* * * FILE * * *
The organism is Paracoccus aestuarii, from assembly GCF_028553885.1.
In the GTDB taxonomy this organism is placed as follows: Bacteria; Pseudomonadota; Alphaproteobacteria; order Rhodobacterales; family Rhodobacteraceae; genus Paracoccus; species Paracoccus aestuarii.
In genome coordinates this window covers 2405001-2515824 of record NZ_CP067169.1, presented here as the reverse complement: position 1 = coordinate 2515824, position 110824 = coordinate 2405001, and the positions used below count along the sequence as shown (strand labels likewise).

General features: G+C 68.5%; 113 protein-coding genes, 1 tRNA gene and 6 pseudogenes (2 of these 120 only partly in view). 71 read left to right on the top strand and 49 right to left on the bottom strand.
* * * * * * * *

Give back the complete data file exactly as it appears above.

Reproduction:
The organism is Paracoccus aestuarii, from assembly GCF_028553885.1.
In the GTDB taxonomy this organism is placed as follows: Bacteria; Pseudomonadota; Alphaproteobacteria; order Rhodobacterales; family Rhodobacteraceae; genus Paracoccus; species Paracoccus aestuarii.
In genome coordinates this window covers 2405001-2515824 of record NZ_CP067169.1, presented here as the reverse complement: position 1 = coordinate 2515824, position 110824 = coordinate 2405001, and the positions used below count along the sequence as shown (strand labels likewise).

General features: G+C 68.5%; 113 protein-coding genes, 1 tRNA gene and 6 pseudogenes (2 of these 120 only partly in view). 71 read left to right on the top strand and 49 right to left on the bottom strand.